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Barriers remain for Canadian voters who are disabled: advocates

Last Updated Sep 8, 2021 at 12:00 pm MDT

(Source: iStock) (Courtesy iStock)
Summary

Years after the federal government guaranteed accessible voting for disabled voters, casting ballot is still problematic

One organization says parties should put more effort in making their messaging more accessible

VANCOUVER (NEWS 1130) – Get out and vote! That’s the message we’ll be hearing until election day, but voting is more difficult for some people.

People with disabilities have long pointed out the barriers they face when they try to cast a ballot. The Accessible Canada Act was passed two years ago, before the last election, but barriers remain.

Paul Gilbert is with the BC Disability Caucus and points out not all polling stations are created equal.

“Locations aren’t necessarily always accessible. Elections Canada identified a whole bunch of places that were not accessible. They were not up to code. For example, some wheelchair ramps were at a 45-degree angle, and nobody can climb that.”

Gilbert is visually impaired and says it was awkward going to his polling station last election.

“I was trying to figure out what one of the lineups was for, so I went up and asked. You end up doing some faux-pas if you are visually impaired.”

There are alternate ways of voting, but he points out there are problems there too, especially for the visually impaired.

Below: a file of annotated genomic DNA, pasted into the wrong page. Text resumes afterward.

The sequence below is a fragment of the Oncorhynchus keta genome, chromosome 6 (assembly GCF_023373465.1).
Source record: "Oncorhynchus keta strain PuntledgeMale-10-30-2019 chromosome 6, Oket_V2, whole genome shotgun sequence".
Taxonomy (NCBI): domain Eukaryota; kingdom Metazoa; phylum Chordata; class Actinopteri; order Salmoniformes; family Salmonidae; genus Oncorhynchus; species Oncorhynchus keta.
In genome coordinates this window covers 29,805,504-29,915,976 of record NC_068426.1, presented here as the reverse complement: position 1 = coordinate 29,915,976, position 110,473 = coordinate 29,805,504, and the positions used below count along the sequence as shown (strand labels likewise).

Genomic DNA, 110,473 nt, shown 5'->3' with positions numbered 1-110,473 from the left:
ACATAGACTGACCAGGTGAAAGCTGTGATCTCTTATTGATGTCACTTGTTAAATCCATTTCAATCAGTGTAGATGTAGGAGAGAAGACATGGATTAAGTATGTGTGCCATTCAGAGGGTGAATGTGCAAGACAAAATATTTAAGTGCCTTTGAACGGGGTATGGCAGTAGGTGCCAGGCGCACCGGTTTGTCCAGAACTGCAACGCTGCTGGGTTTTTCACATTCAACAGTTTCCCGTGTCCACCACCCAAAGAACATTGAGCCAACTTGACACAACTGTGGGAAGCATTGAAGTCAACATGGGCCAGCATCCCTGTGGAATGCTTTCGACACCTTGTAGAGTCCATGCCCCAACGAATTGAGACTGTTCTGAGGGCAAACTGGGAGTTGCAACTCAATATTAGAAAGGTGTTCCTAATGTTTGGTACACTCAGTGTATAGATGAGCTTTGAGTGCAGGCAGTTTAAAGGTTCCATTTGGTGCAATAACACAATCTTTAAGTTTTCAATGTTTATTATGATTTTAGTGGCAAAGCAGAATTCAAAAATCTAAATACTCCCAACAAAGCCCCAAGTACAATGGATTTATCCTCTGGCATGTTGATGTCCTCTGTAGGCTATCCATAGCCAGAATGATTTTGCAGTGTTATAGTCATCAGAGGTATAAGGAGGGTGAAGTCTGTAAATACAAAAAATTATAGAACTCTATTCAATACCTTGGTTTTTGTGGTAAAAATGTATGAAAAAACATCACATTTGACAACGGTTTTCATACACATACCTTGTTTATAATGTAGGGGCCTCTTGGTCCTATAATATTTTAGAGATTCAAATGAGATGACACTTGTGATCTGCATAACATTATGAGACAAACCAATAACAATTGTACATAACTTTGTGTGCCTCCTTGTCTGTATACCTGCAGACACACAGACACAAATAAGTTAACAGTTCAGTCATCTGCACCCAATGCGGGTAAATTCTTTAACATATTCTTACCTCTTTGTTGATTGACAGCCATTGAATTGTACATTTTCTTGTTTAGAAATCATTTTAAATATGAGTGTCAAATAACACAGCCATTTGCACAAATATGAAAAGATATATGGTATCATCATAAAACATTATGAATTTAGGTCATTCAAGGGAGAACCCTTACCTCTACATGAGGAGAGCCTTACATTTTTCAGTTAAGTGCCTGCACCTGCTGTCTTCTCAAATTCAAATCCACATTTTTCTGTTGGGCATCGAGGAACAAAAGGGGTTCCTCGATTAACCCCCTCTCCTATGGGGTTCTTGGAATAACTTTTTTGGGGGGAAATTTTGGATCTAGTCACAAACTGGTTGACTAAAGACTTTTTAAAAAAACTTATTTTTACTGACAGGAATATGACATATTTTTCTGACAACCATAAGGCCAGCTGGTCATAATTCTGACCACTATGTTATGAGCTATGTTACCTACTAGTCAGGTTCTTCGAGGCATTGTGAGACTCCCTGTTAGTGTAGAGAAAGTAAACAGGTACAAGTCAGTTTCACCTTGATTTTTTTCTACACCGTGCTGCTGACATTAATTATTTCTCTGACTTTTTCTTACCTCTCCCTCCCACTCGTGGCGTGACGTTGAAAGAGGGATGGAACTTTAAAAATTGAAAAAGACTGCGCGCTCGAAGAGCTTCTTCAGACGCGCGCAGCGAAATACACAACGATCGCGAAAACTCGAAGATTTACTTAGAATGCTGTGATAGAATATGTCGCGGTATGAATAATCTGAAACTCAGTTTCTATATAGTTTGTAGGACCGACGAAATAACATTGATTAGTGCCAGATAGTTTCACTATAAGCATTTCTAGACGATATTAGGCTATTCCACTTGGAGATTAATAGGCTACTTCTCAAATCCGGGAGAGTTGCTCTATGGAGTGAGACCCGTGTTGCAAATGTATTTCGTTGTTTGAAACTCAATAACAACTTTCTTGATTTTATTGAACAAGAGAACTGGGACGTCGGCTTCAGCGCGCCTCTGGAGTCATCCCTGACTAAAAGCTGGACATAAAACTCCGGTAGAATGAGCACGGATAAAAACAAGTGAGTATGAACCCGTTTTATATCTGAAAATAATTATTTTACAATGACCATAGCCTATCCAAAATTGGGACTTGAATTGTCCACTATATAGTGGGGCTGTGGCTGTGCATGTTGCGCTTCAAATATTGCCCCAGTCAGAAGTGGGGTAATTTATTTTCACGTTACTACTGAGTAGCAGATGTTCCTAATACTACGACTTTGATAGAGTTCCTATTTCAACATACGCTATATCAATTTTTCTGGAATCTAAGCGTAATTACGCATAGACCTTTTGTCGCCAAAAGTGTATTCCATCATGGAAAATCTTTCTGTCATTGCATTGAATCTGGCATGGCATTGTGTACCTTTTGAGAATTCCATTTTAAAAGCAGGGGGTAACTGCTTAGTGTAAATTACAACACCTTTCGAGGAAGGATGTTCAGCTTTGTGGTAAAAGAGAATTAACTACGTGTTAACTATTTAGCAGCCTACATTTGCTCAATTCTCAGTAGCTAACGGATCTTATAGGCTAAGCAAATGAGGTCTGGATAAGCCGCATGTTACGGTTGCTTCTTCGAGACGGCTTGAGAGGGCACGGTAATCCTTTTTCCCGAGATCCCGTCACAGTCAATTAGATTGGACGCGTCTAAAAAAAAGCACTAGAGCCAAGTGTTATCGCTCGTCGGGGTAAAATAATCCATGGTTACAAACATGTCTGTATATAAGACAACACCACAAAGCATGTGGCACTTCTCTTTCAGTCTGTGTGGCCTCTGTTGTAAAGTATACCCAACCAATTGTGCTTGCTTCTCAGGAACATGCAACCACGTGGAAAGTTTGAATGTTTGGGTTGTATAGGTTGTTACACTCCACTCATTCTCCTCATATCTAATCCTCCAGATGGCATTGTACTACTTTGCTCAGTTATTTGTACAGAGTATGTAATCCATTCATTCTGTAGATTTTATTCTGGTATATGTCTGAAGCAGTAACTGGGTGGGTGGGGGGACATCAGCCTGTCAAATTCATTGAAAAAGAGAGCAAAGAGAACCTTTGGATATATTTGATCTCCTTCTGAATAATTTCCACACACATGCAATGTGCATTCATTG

“We can do mail-in ballots, but you have to get someone to help you, and sometimes that’s a problem.” He says the sighted assistant may try to take advantage of the situation and influence the disabled voter.

It’s a scenario that also concerns the Council of Canadians with Disabilities. It says having to get a sighted person to go over the mail-in ballot, to make sure the ballot conforms to Election Canada guidelines, robs the visually impaired person of the right to vote in secret.

The organization also says it’s heard of blind voters having problems uploading the necessary scanned identification documents for the mail-in ballots – which again required assistance from a sighted person.

“We have been hearing that the mail-in ballot process is not one that can be negotiated independently by all blind voters,” states Heather Walkus, a member of the Council of Canadians with Disabilities, in a news release.

“As this election follows the passage of the Accessible Canada Act, which promised no new barriers, this is all very disappointing. Blind voters were expecting to finally exercise their franchise in secret this election the same as other voters,” she goes on to say.

The council says political parties themselves have to pay more attention to how to deliver their messages to the disabled community. It would like literature on candidates available in alternate media, and American Sign Language used at campaign events.

Gilbert says he’s noticed more platforms that include the needs of the disabled, but he wishes the parties would consult more with them, before forming those policies.

“The problem is they are still not involving us before the election, so their policies are not as good as they could be. The disabled have been basically excluded from the political process.”

He says Canada has a long ways to go in getting more disabled people elected. He says because people with disabilities are marginalized to begin with, it’s extra difficult for them to launch successful careers in politics.